The city has scrambled for years to create more housing of the sort that would entice homeless people off the street. Mr. Adams’s predecessor, Bill de Blasio, opened several thousand beds in so-called low-threshold shelters that offer private rooms and fewer rules and curfews than traditional shelters. But those rooms remain in short supply. Meanwhile, the city has stepped up its destruction of homeless encampments.
In the wake of the 2019 killings of four homeless men who were sleeping on the street in Chinatown, the city said it would build more shelters in the area. Recently, it announced plans to open three private-room shelters in Chinatown.
But, in part because of an increase in anti-Asian attacks, the proposed shelters have been loudly opposed. Shelter opponents quickly raised over $100,000 for a planned lawsuit. Last month’s Lunar New Year parade included demonstrators urging Mr. Adams to “save Chinatown” by canceling the shelters.
One of the proposed sites, scheduled to open later this year on Grand Street, is just seven blocks from where the man sleeping in the doorway was killed on Saturday.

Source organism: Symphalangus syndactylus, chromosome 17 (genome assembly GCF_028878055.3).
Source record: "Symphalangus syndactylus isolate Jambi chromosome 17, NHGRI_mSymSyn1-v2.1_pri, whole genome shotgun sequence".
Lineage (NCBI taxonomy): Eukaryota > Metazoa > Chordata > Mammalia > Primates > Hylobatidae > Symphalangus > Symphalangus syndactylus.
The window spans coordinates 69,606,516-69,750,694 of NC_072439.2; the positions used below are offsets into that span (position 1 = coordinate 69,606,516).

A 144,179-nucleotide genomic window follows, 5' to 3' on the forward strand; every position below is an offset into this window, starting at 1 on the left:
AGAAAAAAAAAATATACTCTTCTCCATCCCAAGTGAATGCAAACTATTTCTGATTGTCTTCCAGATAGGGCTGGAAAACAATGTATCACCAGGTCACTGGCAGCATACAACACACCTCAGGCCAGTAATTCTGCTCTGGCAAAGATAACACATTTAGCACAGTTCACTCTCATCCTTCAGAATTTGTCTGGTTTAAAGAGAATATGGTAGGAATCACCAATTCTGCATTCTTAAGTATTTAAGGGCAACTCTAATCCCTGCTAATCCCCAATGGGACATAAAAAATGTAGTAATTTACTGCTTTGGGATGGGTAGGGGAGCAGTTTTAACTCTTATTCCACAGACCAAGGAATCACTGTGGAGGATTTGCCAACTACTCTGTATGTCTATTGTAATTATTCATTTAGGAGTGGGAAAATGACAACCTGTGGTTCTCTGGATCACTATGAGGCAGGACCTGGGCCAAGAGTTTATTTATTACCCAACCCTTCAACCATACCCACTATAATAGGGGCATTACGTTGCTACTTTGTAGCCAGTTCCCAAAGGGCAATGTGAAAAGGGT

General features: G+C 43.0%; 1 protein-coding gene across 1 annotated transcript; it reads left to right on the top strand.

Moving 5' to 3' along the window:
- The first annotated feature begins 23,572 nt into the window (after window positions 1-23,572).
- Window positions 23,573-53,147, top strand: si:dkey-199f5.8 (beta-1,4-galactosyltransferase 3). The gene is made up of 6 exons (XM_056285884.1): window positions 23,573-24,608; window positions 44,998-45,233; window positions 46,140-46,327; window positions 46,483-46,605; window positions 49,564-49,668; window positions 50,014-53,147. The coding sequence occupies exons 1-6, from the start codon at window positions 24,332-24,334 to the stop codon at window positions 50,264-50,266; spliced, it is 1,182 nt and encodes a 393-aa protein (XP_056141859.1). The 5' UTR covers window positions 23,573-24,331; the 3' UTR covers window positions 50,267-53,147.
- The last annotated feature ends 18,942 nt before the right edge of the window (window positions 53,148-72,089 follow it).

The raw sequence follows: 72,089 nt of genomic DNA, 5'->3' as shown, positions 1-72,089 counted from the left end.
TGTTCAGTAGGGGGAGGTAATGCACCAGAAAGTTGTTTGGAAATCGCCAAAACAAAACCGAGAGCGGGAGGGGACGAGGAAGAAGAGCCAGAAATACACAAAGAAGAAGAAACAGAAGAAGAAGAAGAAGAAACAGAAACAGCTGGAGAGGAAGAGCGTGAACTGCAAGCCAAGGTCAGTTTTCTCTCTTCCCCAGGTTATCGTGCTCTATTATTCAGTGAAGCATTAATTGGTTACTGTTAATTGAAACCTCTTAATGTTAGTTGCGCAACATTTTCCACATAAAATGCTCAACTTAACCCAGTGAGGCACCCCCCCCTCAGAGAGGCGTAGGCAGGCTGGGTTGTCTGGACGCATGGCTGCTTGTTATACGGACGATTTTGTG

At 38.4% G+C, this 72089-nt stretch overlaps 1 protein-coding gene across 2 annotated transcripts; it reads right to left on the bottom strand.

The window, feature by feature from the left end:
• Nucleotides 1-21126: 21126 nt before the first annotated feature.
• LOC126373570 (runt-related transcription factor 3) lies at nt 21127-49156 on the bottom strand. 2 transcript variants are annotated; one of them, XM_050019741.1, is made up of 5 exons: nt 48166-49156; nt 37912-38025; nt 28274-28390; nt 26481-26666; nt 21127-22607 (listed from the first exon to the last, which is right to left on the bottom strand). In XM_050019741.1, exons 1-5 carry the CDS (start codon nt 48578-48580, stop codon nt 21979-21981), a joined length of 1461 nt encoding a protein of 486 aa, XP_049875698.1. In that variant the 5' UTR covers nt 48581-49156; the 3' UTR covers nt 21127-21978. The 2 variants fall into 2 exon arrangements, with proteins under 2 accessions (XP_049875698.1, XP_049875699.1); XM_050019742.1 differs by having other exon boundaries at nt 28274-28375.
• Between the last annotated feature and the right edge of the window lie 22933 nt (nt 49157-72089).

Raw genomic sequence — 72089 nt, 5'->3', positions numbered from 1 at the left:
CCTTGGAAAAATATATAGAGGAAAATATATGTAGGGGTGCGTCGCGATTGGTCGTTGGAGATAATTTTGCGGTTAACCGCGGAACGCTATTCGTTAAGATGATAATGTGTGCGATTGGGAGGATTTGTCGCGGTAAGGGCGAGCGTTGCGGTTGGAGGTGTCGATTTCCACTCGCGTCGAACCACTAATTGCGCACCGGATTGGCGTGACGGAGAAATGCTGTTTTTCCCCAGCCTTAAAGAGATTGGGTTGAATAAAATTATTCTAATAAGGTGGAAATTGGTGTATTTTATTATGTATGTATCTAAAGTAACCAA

In Washington, the homeless population has been declining for years, as more resources have been made available to homeless families and veterans. But as the city becomes ever less affordable, the number of chronically homeless single adults has not declined, and, according to the 2021 survey of the homeless, it rose during the pandemic.
Given the fears of the Covid-19 era, several advocates for the homeless said, more people had been living outside rather than in communal shelters. Some came together for safety in small clusters in parking lots or construction sites, while others set up tents on sidewalks outside of the sleek office buildings of downtown Washington.
The recent shootings show how crucial it is to address homelessness through programs like housing vouchers and other investments, said Christy Respress, the executive director of Pathways to Housing DC, a nonprofit group.